I have never seen in person a Traveller's Palm or a Banyan Tree.  Uma of Mauve Sea has written and illustrated with photographs and drawings an essay about the oldest Banyan Tree (Ficus benghalensis) in Chennai which is growing at The Theosophical Society there.  What I thought were several trees is actually "a clonal colony carrying memories of the mother tree in their fibers of existence".  See for yourself!

Image: Perry pears, courtesy of The Street Tree
More than any other time of the year, I associate the fall with food and eating.  Perhaps this is true for the authors who submitted the following posts about edible trees.  A street of Perry pear trees (Pyrus communis) near the Archway tube station in north London were preserved and now, Paul wrote, "the council picks the fruit each autumn (not since 2007 in such abundance) and local residents make use of them. Apparently one group has even made Perry" or pear cider.  Let's not forget maple syrup.  Mindful Momma wrote about a taste testing of Hudson River Valley-made Crown Maple Syrup.  Crown Amber Light was the family favorite.  If the persimmon tree would grow in the Northeast U.S., I would convince my brother to plant one.  I discovered the deliciousness of a ripe persimmon when I lived in California and count it among my favorite fruits.  I was pleased to receive the essay about "a special tree that is sharing it's sweet fruit with the world right now" from Rebecca of A Year With the Trees.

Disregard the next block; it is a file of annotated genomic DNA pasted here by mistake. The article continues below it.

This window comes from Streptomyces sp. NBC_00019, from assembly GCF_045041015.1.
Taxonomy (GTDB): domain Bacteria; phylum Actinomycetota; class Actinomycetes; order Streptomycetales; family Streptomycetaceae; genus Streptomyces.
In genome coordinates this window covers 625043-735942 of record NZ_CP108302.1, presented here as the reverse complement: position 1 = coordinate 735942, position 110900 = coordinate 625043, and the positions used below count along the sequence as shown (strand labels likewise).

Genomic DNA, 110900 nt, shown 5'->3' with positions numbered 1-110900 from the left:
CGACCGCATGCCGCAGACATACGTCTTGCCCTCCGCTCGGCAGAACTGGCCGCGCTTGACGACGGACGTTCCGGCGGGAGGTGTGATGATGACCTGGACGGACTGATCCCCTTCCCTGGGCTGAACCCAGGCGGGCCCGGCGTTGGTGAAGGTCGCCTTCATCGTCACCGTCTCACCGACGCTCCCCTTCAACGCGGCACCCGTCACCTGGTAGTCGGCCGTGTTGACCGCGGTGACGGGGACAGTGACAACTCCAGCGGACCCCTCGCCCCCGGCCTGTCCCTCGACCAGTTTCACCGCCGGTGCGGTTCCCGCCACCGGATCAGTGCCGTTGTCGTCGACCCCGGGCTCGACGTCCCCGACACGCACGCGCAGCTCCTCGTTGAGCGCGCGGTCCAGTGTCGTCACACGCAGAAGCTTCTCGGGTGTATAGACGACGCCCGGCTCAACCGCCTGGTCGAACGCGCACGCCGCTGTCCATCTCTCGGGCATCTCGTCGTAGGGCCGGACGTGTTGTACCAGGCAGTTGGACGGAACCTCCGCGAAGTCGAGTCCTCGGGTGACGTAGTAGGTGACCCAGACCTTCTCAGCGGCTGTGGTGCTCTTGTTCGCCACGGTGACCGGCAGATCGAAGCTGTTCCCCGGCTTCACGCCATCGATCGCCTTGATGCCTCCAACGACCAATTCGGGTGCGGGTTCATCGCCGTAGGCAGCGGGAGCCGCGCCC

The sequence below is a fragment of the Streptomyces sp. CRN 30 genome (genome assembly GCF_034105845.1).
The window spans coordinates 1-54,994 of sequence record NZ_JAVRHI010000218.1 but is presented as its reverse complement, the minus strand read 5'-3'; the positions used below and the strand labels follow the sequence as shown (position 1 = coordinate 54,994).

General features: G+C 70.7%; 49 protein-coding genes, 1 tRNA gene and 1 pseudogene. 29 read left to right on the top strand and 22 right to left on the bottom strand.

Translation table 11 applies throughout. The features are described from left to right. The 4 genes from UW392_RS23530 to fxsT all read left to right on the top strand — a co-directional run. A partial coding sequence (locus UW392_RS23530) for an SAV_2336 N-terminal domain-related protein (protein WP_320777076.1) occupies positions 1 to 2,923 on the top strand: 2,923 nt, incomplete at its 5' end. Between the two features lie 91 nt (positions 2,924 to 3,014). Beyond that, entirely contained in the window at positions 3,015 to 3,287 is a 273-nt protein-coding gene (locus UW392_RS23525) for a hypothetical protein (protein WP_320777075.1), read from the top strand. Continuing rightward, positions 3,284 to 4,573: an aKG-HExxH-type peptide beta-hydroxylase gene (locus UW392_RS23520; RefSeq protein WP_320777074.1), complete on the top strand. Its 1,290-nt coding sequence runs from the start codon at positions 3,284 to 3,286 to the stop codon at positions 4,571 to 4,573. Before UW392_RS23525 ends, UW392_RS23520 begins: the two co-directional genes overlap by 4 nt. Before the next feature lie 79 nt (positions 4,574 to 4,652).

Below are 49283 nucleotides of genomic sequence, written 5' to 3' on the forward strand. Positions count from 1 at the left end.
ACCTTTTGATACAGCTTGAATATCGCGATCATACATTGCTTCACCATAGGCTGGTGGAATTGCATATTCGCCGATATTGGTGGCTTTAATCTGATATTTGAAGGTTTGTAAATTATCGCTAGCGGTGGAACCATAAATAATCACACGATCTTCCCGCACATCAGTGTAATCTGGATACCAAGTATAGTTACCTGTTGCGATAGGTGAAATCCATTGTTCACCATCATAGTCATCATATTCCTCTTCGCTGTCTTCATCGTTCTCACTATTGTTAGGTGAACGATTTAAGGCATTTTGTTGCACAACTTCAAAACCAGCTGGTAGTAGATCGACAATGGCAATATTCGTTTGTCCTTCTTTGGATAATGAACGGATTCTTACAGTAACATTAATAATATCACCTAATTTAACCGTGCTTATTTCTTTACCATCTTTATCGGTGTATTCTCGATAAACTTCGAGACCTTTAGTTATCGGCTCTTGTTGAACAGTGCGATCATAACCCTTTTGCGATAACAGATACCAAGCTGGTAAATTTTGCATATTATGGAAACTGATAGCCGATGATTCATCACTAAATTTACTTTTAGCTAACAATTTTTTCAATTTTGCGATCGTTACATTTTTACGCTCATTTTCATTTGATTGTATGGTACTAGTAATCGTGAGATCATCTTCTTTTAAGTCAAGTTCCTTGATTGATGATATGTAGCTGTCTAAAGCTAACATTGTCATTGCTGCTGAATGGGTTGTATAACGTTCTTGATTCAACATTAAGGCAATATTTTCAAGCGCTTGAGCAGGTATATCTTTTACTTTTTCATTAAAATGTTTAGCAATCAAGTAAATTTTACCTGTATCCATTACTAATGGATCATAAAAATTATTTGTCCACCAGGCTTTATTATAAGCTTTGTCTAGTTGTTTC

The year is winding down as is Natalie Raeber's The Tree Year Project 2011 the origin of which she explained at Save Our Woods.  Don't fret, though, there is still time to participate in The Tree Year.  Also, Natalie is seeking collaborators to extend the project into 2012 (contact her at tty @ raebeer.ch).

Finally, I would like to offer my own contribution: an aerial photograph of the Sasaki Garden at Washington Square Village, one of my favorite places in New York City.  The garden, completed in 1950, is home to a wide range of trees, shrubs, and herbaceous perennials in addition to unique design and hardscape elements.

Image: Sasaki Garden at Washington Square Village
I would like to thank the contributors for their help in producing this 65th Edition of the Festival of the Trees.  The festival relies on volunteers and needs your help: please volunteer to host!  Information can be found at http://festivalofthetrees.wordpress.com/volunteer-to-host/.

5 comments:

  1. Wonderful Festival! Thank you so much for hosting. Love that Pine Wasp photo!

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  2. Looks like a terrific festival - looking forward to spending some time with these posts.

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  3. Thank you for putting together this lovely edition of 'The Festival of the Trees'.

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  4. Thanks for hosting - looks like a lot of great links, it'll take me a bit to get through them!

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  5. Thanks so much for putting this together!